- #pharma, #medicaldevices, and #lifesciences – how technology, social media, and regulations impact this industry segments.
- #mHealth and #mobility – the use of mobile devices will impact healthcare.
- #hcsm and #sm– how to best leverage healthcare social media.
- #healthit, #it and #CIO – all topics related to IT.
- #sales and #productivity – is a new focus for me since being active in sales
I hope to continue to blog and ‘tweet’ on topics that give help to others. I thank those of you that offered feedback on my blog posts.
The driver for this new blog post came as a result of my recent trip to the SAP Sapphire conference in Orlando. I have an interest in technology and focus on the #mHealth (mobile health) aspects of Healthcare. It was during several discussions with key executives that you realize that few companies are prepared to handle the shift in the industry around ‘mobility’ more specifically the use of smart phones. Many IT organizations drive a strict policy around the use of smartphones. When I joined my company there was no strict policy. It is left up to the user to decide what his or her needs are and make their choice.
I previously wrote about a solution back on June 15th, 2010 entitled: Aligning Life Sciences and Healthcare IT. Part 2 A Practical Mobility Solution for Doctors and Nurses. We delivered a system that met the needs of a client for one specific problem using one form of technology. Last year this was a great example of the use of smartphones to improve the productivity and communications between nursed and doctors in providing ‘improved’ healthcare. When I reflect back on this if the client decided to change smartphone technology what would this do to the current process in place? One statistic that highlights the acceleration of smartphones is that by 2013 that there will be 6 billion devices!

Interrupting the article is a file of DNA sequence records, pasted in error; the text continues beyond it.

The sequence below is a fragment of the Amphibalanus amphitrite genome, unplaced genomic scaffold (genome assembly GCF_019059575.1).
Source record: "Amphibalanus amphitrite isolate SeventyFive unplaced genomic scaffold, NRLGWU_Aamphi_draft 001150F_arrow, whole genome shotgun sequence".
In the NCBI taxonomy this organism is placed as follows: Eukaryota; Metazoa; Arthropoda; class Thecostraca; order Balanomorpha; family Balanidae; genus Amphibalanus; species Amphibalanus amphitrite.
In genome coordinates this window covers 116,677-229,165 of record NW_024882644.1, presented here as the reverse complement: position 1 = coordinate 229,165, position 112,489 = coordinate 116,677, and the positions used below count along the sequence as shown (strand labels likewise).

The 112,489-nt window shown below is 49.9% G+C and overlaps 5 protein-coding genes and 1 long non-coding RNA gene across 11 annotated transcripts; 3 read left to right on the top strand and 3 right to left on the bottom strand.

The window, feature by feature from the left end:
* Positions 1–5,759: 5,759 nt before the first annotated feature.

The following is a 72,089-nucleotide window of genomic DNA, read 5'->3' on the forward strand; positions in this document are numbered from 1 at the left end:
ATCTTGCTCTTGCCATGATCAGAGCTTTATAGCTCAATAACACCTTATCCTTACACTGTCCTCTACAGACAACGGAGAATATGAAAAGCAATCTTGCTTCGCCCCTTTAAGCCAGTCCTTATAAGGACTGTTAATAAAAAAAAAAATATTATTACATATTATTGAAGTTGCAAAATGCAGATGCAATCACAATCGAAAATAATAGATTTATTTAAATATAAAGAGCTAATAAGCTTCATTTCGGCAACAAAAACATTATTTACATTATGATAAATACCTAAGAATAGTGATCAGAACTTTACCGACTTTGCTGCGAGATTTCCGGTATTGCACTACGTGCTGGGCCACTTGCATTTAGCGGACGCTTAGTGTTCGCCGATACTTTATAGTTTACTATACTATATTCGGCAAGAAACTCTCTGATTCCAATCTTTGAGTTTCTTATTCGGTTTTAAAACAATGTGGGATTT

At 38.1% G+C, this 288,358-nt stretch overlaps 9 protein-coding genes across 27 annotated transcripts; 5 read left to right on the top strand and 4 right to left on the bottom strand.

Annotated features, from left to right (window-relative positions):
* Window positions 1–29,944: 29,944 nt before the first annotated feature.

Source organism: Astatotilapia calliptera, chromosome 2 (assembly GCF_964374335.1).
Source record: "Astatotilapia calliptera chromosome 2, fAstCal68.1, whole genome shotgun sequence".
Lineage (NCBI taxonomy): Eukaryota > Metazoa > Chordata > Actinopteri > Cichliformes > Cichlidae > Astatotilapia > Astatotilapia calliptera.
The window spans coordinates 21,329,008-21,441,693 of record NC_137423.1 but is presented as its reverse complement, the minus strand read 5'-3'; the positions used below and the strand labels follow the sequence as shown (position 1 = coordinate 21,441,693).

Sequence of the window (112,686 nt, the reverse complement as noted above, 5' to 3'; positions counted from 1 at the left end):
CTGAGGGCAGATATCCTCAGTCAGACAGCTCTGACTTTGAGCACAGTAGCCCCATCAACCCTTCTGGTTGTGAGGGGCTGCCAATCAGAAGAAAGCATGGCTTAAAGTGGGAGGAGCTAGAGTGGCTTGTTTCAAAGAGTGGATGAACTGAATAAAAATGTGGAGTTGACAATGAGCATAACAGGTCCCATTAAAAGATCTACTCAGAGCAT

In many organizations IT can be a deterrent in today’s rapidly changing world of mobility. There are a few things IT cannot change or control:
- You have a ‘fixed’ budget
- No control over changes in ‘compliance’
- No way to expect your user’s increasing expectations
Evolving Technology versus your Fixed Budget
Users are looking to manage their time by finding ways to be more productive. As the pace of smartphones increases I believe there needs to a strategy that is ‘agnostic’ to the end device (whether you use an iPhone or an Android device). I recently ‘tweeted’ the following message: “David Mosher talks about how tablets are changing #medicine http://bit.ly/jsgDF0 RT @ONHealthcare: #mobility #healthit “ New apps are being released that can greatly improve various facets of healthcare. I am convinced technology is accelerating faster than IT policies.